In the context of the western approach, the interpretation of Contemporary Dance started making sense to me by first understanding that everything need not make sense. At the same time, this realization raised many questions, which rather than baffling the mind are now paving the path to new directions, innovations and connections to my thought process.
My stay in Canada was further enriched with close association and interactions with Meneka, Rasesh and Sudha Thakkar. While talking to them I realized that much of their work was the result of all the questions that arose for them since the time they landed on foreign grounds in the early 60s. In some way, all of my creations have at their core a driving conviction to learning something or deepening understanding on a subject matter through inner dialogue and questioning. It was great to receive an overwhelming response to my novel presentation of “Katha se Kathak” at the International Festival of Dance organized by Kalanidhi Fine Arts at the Fleck Dance Theatre, Toronto. An enormous amount of good work is being carried out in Canada and the USA along with India, and this surfaced while watching the different performances at the festival. The live streaming of artists and the symposium was also the result of questioning geographical boundaries and technology, putting the latter to good use.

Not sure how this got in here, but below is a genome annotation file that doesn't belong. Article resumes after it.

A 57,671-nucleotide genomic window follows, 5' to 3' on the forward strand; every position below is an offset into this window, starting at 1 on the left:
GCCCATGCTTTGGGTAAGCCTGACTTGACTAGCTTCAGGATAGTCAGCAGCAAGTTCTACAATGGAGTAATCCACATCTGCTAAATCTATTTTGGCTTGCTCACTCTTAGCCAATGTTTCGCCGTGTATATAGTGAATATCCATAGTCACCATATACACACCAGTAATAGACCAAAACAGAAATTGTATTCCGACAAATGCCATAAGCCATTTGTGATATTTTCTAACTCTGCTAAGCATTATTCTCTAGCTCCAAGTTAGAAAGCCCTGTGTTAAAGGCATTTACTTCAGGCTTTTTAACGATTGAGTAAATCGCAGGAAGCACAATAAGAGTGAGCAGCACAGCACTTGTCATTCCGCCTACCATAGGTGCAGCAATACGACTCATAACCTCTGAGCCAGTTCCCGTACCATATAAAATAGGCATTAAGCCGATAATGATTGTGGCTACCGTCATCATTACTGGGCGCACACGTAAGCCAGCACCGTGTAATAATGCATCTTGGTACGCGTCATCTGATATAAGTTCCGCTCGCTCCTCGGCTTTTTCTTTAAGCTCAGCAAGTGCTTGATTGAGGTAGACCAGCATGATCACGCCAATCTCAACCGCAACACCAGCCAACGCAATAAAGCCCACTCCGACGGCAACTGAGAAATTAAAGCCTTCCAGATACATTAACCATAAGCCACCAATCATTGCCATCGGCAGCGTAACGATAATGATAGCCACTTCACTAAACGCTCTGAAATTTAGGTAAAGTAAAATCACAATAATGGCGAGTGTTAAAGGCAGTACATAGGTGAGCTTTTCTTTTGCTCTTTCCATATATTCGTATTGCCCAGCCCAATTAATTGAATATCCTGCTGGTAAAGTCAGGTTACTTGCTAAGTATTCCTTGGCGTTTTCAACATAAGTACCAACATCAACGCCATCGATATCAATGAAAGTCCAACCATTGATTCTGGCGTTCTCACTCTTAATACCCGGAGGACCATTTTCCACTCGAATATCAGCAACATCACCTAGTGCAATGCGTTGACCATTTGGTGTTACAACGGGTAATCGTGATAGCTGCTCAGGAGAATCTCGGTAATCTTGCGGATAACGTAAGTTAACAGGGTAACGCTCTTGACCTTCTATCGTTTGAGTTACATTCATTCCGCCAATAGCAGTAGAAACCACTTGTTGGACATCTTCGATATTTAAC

My move from India to Canada and now the USA became more satisfying and optimistic while looking at the high standards retained by the purists of classical dance by senior artists like Smitha Rajan, Kamala, Shobha, Shashikala Revathy, Anu Naimpally and Revathi Satyu’s students, Prasanna Kasthuri’s group in 2nd generation. Credit is due to Prasanna Kasthuri who himself is an established Bharatanatyam dancer and additionally organized a sizeable 3 day Soorya Dance festival – this year dedicated to gurus Kitappa Pillai, Narmada, Vempati Chinna Sathyam, Kalamandalam Krishnan Nair and Kalyani Kutti Amma to which artists from all over the USA were invited. This is not a small undertaking, especially when on foreign land. Again, many questions were raised by Prasanna Kasthuri on the future of dancing, and how long only a dancer’s interest in dance will sustain the festival.
When I presented Kathak dance on the first day of the festival, I was flooded with compliments from an 8 year old child right up to a senior of 70 years. It definitely made me question if it is still necessary to have group dance choreography to impress audiences when you can communicate the same energy through solo performances and perhaps do better justice to yourself as an artist.
I feel that there are so many areas in the field of dance that are yet to be questioned, and that through inquiry something may result in beneficial change. So how about responding to a question with a quest or pursuit that takes us outside of our comfort zone? Something that provides a new sense of purpose and direction and in itself may become the answer to what you are searching for.
Kathak dancer Shila Mehta is the director of Nupur Zankar Academy of Performing Arts & Research Center based in Mumbai.